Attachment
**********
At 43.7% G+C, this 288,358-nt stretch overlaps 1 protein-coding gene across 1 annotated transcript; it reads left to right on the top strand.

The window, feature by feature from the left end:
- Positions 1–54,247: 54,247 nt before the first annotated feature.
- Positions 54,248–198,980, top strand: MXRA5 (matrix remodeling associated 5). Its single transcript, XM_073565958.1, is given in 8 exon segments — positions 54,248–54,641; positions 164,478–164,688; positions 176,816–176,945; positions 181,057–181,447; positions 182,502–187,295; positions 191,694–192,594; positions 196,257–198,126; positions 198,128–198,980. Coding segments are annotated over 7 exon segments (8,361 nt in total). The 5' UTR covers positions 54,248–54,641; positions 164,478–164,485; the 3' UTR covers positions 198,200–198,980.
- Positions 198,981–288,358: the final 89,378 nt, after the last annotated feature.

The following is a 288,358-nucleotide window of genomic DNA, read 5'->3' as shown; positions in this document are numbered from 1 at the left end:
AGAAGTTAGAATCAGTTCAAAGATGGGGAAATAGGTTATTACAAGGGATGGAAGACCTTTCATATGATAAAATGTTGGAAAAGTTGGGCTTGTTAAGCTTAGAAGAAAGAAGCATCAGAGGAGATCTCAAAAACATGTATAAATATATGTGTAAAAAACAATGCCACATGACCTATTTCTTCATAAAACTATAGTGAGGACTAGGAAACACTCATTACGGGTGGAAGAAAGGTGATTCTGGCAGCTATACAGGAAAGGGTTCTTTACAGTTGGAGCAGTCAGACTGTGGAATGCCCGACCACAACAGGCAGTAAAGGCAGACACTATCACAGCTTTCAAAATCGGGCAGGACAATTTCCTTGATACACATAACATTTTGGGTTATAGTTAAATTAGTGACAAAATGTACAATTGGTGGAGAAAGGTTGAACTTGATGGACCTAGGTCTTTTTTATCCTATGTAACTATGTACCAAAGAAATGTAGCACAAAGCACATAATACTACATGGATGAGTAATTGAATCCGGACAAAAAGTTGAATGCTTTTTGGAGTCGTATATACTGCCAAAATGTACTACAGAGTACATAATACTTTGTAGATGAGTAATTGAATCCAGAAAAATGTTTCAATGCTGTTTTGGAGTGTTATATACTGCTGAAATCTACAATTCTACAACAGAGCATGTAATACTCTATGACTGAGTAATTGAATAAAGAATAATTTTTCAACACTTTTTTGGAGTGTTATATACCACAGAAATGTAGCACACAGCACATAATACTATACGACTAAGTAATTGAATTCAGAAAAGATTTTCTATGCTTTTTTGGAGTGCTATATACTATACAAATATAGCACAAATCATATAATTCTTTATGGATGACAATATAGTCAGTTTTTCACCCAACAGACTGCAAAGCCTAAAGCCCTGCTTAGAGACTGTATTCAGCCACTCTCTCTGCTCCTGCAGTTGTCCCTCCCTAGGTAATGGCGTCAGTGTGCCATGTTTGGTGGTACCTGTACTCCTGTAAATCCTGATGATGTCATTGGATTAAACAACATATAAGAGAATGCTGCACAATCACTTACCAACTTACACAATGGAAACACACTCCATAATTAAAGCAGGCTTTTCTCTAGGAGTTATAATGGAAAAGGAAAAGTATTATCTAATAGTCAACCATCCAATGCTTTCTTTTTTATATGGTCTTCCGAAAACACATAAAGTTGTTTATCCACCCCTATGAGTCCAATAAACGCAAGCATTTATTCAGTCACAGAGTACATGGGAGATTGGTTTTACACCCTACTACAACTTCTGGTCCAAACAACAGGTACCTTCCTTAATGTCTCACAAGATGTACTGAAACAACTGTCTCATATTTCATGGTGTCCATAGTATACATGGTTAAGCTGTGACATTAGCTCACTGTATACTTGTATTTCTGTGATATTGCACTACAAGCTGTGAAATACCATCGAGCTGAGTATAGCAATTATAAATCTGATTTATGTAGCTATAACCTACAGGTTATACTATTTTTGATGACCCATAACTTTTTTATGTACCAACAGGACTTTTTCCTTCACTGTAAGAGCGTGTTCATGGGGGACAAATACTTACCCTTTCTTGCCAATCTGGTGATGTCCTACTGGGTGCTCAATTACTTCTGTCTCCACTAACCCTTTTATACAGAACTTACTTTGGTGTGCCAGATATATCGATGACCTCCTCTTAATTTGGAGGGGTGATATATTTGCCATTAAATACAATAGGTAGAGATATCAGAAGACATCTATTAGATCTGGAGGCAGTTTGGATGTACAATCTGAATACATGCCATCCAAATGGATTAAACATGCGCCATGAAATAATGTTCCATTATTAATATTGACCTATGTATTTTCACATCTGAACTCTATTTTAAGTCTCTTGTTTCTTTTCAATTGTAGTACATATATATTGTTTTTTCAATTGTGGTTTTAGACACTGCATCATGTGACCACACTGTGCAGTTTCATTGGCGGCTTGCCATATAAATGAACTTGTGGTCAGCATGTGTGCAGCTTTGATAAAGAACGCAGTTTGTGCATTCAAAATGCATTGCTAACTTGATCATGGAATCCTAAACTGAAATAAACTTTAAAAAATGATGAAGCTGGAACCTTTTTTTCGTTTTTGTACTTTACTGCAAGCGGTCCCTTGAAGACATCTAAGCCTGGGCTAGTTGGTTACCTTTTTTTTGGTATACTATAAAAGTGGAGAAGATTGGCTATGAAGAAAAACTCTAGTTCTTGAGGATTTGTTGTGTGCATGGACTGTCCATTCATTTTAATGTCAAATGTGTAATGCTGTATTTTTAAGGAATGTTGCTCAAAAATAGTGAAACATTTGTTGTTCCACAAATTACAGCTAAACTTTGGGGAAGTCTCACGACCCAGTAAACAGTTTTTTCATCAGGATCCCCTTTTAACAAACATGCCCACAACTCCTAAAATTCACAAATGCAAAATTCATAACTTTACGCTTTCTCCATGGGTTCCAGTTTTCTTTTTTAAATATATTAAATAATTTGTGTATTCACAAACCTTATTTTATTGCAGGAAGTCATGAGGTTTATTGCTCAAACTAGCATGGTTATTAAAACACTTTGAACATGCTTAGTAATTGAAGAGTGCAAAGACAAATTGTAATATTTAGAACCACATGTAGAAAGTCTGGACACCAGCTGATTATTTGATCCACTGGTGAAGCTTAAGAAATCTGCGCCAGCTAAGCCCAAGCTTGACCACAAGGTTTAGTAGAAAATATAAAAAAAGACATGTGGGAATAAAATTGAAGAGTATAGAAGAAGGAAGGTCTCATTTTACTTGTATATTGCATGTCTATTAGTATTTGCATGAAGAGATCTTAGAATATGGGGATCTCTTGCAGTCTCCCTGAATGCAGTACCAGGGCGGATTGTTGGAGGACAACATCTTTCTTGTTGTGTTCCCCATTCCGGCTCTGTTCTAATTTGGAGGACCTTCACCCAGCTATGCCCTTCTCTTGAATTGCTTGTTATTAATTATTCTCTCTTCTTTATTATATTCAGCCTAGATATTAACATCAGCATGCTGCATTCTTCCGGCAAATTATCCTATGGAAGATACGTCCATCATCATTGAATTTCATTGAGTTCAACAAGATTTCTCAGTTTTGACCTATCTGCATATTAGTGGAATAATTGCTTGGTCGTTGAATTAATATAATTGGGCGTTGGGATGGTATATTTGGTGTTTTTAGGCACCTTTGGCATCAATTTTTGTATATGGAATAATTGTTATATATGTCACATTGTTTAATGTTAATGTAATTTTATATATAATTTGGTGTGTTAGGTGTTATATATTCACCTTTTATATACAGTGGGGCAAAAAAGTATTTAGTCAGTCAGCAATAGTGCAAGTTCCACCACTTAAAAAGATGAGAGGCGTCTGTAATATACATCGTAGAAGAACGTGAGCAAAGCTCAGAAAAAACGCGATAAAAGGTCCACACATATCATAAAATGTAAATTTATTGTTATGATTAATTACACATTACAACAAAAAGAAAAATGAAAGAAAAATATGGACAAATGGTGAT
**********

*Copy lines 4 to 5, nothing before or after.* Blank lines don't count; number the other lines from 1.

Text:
- Positions 54,248–198,980, top strand: MXRA5 (matrix remodeling associated 5). Its single transcript, XM_073565958.1, is given in 8 exon segments — positions 54,248–54,641; positions 164,478–164,688; positions 176,816–176,945; positions 181,057–181,447; positions 182,502–187,295; positions 191,694–192,594; positions 196,257–198,126; positions 198,128–198,980. Coding segments are annotated over 7 exon segments (8,361 nt in total). The 5' UTR covers positions 54,248–54,641; positions 164,478–164,485; the 3' UTR covers positions 198,200–198,980.
- Positions 198,981–288,358: the final 89,378 nt, after the last annotated feature.